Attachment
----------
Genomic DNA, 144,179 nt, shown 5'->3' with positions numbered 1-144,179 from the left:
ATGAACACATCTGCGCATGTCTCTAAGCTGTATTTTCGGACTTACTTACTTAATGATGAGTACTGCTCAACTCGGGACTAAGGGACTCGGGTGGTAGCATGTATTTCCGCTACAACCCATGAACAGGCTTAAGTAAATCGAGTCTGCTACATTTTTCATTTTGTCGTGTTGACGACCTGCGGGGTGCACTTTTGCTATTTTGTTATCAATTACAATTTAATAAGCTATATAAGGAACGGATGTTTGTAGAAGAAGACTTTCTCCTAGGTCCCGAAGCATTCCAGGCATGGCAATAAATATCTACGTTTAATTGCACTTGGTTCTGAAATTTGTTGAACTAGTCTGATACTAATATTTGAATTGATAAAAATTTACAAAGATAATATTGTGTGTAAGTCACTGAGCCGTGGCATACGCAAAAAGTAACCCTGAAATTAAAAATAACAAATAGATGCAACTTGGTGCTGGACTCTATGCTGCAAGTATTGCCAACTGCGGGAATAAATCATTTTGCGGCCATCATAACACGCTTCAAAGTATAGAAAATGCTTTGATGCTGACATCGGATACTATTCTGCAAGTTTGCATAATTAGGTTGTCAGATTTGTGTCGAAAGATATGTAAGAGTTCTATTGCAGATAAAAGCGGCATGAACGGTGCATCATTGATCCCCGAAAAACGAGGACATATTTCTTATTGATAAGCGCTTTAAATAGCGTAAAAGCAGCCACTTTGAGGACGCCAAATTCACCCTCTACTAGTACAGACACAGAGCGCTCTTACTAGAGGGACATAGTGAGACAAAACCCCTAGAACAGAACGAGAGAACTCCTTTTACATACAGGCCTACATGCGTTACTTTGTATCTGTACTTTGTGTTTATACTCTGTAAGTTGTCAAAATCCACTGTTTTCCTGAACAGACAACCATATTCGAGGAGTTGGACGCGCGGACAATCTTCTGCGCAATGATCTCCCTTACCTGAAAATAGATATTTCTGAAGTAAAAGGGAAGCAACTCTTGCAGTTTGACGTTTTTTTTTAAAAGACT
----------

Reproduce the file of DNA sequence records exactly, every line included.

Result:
Genomic DNA, 144,179 nt, shown 5'->3' with positions numbered 1-144,179 from the left:
ATGAACACATCTGCGCATGTCTCTAAGCTGTATTTTCGGACTTACTTACTTAATGATGAGTACTGCTCAACTCGGGACTAAGGGACTCGGGTGGTAGCATGTATTTCCGCTACAACCCATGAACAGGCTTAAGTAAATCGAGTCTGCTACATTTTTCATTTTGTCGTGTTGACGACCTGCGGGGTGCACTTTTGCTATTTTGTTATCAATTACAATTTAATAAGCTATATAAGGAACGGATGTTTGTAGAAGAAGACTTTCTCCTAGGTCCCGAAGCATTCCAGGCATGGCAATAAATATCTACGTTTAATTGCACTTGGTTCTGAAATTTGTTGAACTAGTCTGATACTAATATTTGAATTGATAAAAATTTACAAAGATAATATTGTGTGTAAGTCACTGAGCCGTGGCATACGCAAAAAGTAACCCTGAAATTAAAAATAACAAATAGATGCAACTTGGTGCTGGACTCTATGCTGCAAGTATTGCCAACTGCGGGAATAAATCATTTTGCGGCCATCATAACACGCTTCAAAGTATAGAAAATGCTTTGATGCTGACATCGGATACTATTCTGCAAGTTTGCATAATTAGGTTGTCAGATTTGTGTCGAAAGATATGTAAGAGTTCTATTGCAGATAAAAGCGGCATGAACGGTGCATCATTGATCCCCGAAAAACGAGGACATATTTCTTATTGATAAGCGCTTTAAATAGCGTAAAAGCAGCCACTTTGAGGACGCCAAATTCACCCTCTACTAGTACAGACACAGAGCGCTCTTACTAGAGGGACATAGTGAGACAAAACCCCTAGAACAGAACGAGAGAACTCCTTTTACATACAGGCCTACATGCGTTACTTTGTATCTGTACTTTGTGTTTATACTCTGTAAGTTGTCAAAATCCACTGTTTTCCTGAACAGACAACCATATTCGAGGAGTTGGACGCGCGGACAATCTTCTGCGCAATGATCTCCCTTACCTGAAAATAGATATTTCTGAAGTAAAAGGGAAGCAACTCTTGCAGTTTGACGTTTTTTTTTAAAAGACT